Maternal immune activation targeted to a window of parvalbumin interneuron development improves spatial working memory: Implications for autism

Jay P. Nakamura, Brendan Gillespie, Andrew Gibbons, Emily J. Jaehne, Xin Du, Aaron Chan, Anna Schroeder, Maarten van den Buuse, Suresh Sundram, Rachel A. Hill

Research output: Contribution to journalArticleResearchpeer-review

16 Citations (Scopus)


Maternal immune activation (MIA) increases risk for neuropsychiatric disorders such as autism spectrum disorder (ASD) in offspring later in life through unknown causal mechanisms. Growing evidence implicates parvalbumin-containing GABAergic interneurons as a key target in rodent MIA models. We targeted a specific neurodevelopmental window of parvalbumin interneurons in a mouse MIA model to examine effects on spatial working memory, a key domain in ASD that can manifest as either impairments or improvements both clinically and in animal models. Pregnant dams received three consecutive intraperitoneal injections of Polyinosinic:polycytidylic acid (poly(I:C), 5 mg/kg) at gestational days 13, 14 and 15. Spatial working memory was assessed in young adult offspring using touchscreen operant chambers and the Trial-Unique Non-matching to Location (TUNL) task. Anxiety, novelty seeking and short-term memory were assessed using Elevated Plus Maze (EPM) and Y-maze novelty preference tasks. Fluorescent immunohistochemistry was used to assess hippocampal parvalbumin cell density, intensity and co-expression with perineuronal nets. qPCR was used to assess the expression of putatively implicated gene pathways. MIA targeting a window of parvalbumin interneuron development increased spatial working memory performance on the TUNL touchscreen task which was not influenced by anxiety or novelty seeking behaviour. The model reduced fetal mRNA levels of Gad1 and adult hippocampal mRNA levels of Pvalb and the distribution of low intensity parvalbumin interneurons was altered. We speculate a specific timing window for parvalbumin interneuron development underpins the apparently paradoxical improved spatial working memory phenotype found both across several rodent models of autism and clinically in ASD.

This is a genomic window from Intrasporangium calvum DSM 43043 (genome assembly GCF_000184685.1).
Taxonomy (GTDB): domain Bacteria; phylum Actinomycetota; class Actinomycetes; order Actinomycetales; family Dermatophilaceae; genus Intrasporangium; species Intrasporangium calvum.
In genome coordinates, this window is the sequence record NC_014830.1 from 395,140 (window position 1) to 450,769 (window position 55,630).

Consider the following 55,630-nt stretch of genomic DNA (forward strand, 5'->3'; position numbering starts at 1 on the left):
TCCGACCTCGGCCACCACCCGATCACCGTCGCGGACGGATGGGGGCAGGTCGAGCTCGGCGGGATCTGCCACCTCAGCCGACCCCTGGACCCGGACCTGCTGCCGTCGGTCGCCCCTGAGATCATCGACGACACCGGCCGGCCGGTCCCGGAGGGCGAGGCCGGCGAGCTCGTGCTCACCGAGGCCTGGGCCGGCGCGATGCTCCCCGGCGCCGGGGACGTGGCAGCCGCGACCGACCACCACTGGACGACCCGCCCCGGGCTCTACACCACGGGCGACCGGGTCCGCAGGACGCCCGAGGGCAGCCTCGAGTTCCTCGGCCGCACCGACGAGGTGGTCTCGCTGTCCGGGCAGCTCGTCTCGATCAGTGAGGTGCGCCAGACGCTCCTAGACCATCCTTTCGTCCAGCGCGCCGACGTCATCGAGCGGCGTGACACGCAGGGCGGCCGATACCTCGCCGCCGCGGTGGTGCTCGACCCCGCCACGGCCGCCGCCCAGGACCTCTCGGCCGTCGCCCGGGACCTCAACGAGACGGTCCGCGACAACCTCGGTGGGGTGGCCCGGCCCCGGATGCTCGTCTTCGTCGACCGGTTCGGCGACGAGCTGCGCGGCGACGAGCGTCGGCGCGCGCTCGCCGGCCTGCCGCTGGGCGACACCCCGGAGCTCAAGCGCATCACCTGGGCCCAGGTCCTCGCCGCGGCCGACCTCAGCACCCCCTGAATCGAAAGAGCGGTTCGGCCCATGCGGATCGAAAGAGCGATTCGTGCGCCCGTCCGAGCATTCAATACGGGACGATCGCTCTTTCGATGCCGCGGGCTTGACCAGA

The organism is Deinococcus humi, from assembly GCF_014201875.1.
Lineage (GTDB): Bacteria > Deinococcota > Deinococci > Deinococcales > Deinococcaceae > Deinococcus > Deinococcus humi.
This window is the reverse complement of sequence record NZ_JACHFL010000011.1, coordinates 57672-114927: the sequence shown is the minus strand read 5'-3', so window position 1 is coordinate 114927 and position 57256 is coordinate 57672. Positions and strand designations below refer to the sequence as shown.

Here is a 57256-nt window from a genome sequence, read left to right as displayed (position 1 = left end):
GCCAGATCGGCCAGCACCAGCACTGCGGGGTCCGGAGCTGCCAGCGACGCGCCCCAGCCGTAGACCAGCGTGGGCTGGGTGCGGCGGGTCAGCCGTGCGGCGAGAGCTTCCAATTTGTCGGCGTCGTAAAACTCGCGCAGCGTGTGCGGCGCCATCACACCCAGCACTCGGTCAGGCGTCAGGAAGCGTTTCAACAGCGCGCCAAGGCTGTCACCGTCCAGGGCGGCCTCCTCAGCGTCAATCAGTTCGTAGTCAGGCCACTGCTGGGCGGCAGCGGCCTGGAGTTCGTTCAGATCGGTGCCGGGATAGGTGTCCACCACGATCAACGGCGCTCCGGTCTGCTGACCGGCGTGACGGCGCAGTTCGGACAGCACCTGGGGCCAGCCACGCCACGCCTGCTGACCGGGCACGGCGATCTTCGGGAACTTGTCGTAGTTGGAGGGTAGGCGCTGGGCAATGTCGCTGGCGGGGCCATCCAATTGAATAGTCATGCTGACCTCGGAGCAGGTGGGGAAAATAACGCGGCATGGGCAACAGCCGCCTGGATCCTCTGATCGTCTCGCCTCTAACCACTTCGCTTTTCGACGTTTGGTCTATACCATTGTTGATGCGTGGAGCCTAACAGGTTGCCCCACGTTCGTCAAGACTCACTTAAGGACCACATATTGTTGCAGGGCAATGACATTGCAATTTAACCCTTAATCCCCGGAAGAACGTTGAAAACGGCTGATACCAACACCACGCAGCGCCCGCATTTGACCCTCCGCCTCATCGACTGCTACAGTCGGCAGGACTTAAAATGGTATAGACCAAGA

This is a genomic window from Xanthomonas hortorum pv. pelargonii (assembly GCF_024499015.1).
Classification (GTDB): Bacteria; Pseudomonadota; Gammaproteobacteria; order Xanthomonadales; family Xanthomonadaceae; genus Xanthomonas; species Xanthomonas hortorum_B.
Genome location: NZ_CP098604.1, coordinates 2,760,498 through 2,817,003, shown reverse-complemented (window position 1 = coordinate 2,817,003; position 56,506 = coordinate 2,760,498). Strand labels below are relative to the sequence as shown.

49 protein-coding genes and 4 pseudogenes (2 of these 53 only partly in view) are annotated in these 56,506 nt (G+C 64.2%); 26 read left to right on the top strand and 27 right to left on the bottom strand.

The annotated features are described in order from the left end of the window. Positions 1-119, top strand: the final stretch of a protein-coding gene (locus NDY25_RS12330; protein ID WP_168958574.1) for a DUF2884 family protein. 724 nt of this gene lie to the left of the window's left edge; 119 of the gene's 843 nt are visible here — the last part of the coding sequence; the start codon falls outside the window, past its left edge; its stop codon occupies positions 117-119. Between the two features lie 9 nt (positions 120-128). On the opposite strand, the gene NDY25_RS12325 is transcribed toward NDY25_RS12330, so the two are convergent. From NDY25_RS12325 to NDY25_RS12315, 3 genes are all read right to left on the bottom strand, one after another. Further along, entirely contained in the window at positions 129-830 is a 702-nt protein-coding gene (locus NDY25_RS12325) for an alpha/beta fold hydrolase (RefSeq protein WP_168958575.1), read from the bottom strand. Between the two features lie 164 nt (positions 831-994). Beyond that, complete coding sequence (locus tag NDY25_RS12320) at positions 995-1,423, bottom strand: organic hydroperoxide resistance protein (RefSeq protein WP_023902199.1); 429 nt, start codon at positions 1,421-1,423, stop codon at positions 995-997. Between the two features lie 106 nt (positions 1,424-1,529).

Original languageEnglish
Pages (from-to)339-349
Number of pages11
JournalBrain, Behavior, and Immunity
Publication statusPublished - Jan 2021


  • Autism
  • Immune activation
  • Parvalbumin
  • Poly(I:C)
  • Spatial working memory
  • Touchscreen
  • TUNL

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